You may have heard that a few days before Christmas the Government released the NBN business case – formally known as the NBN Co Corporate Plan 2011-2013. There was a flurry of media coverage focusing on the financial stuff and the many uncertain assumptions the Plan depends on. But there were also some interesting new details beyond the expenditure and rates of return.

Picture of man holding coffee looking at laptopHere is a summary of key things to know from the Corporate Plan:

The roll-out timetable

The plan says the NBN will take nine and a half years to fully complete, an increase on the earlier forecast of eight years – and it makes some detailed forecasts for the next 3 years.

September 2011 will see the NBN ready to carry the first services via the regular providers – i.e. Telstra, Optus, iiNet, AAPT, Primus, Internode and the like.

By June 2013, NBN Co promises that around 1.7 million premises out of a total of 10.9 million will be covered. That means fibre-optic cable will go past 1.27 million premises; about 283,000 premises (mostly in rural areas) will be wireless-ready; and about 165,000 will be satellite-ready. But the estimated figure for premises with an active service over the NBN by June 2013 is much lower – just 570,000.

After 2013, NBN Co plans to accelerate the pace of the fibre roll-out, apparently reaching a peak rate of 5,900 premises being passed per day!

Fibre, wireless or satellite

NBN Co will not know exactly which premises will get wireless or satellite instead of fibre. This will not be known until field surveys have been conducted on a site by site basis during the roll-out.

Backup batteries

NBN Co will provide a one-off backup battery to people who sign up for a connection. This backup battery will power a regular phone which is plugged into the NBN box for up to 5 hours in the event of a power failure. The battery will have a life of around 3 years and it will be the responsibility of everyone to replace and maintain their own batteries. It is important to note that many people have cordless phones that already rely on the mains power. The NBN Co backup battery will not power phones of this kind that need their own power supply.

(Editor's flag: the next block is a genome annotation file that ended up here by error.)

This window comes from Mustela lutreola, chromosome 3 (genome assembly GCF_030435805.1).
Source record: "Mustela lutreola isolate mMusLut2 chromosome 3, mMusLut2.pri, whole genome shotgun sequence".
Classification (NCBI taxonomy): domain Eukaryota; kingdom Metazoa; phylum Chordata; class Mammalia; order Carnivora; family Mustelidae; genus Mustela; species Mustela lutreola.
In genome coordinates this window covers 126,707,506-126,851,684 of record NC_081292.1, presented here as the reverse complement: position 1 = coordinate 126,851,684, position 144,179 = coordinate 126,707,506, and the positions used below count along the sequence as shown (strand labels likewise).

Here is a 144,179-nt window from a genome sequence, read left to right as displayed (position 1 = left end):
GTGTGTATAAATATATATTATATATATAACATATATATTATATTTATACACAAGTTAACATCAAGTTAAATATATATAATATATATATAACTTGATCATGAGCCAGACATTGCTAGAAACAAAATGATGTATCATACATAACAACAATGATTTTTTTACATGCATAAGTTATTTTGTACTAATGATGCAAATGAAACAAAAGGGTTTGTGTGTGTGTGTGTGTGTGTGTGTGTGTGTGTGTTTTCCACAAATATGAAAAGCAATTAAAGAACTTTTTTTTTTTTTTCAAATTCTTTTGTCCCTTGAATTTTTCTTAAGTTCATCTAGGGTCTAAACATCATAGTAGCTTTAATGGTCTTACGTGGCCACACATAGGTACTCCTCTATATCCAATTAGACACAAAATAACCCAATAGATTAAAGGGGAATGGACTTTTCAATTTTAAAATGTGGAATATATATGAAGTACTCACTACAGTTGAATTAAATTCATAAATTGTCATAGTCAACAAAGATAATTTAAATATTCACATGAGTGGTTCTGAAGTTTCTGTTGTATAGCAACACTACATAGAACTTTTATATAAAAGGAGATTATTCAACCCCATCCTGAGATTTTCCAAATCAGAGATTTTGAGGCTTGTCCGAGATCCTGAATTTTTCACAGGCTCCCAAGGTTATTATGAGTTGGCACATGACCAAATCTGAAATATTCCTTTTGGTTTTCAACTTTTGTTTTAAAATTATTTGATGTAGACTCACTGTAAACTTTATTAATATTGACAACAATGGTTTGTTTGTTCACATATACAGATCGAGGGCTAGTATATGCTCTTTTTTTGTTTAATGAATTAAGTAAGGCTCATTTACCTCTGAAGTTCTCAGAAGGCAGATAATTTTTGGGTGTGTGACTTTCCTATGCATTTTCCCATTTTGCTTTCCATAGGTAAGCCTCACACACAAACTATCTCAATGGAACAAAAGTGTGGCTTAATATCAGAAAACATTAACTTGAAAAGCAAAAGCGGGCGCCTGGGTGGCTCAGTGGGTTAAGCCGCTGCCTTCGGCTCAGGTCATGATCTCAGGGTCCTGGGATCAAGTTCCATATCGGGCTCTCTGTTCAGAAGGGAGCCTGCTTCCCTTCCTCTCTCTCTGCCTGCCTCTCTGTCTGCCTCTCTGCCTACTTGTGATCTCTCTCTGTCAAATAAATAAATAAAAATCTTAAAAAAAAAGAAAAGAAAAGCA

NBN Co will have a basic entry-level service of 12 Megabits per second (Mbps) downstream and 1 Mbps upstream. For fibre areas, there are a further seven higher speed levels beginning at 25 Mbps down/5 Mbps up, rising to the highest level of 1000 Mbps down/400 Mbps up.


NBN Co will charge service providers the same price regardless of whether the service is being delivered by fibre, wireless or satellite. Their estimate for how much consumers will pay is about $56 per month for the basic entry-level service, $65 for a medium speed service, and $81 for a high speed service. This forecast price would probably include both phone and internet services.

These figures, like almost all the figures in the Plan, are based on numerous assumptions and have been questioned by some industry experts who think prices for consumers will be higher.

Smooth transition

NBN Co says it is working a smooth, standardised transition process from the existing copper-based service to fibre. They want to minimise repeat visits to premises; ensure the installation teams are properly trained and monitored; and have efficient fault-resolution systems in place.

Stimulating new entrants

NBN Co says new retail service providers (RSPs) have a strong motivation to attract consumers to the NBN, and therefore NBN Co “will work to facilitate the emergence of new RSPs with innovative applications and services.”

NBN Co will also “support campaigns that promote the advantages of super-fast broadband and will work with RSPs to promote grassroots awareness of fibre and its benefits.”

Most people will go for cheap, not fast

The Plan admits that in the early years of the NBN, consumers will have few reasons to pay for the high speed offerings because there will be almost no applications available to consumers that actually require those high download speeds. Price will be the main factor driving consumer choice.

NBN Co expects that applications will be developed over time that take advantage of high speeds and that people will eventually see a reason to pay more. This is yet another of the hotly contested assumptions contained in the Plan.

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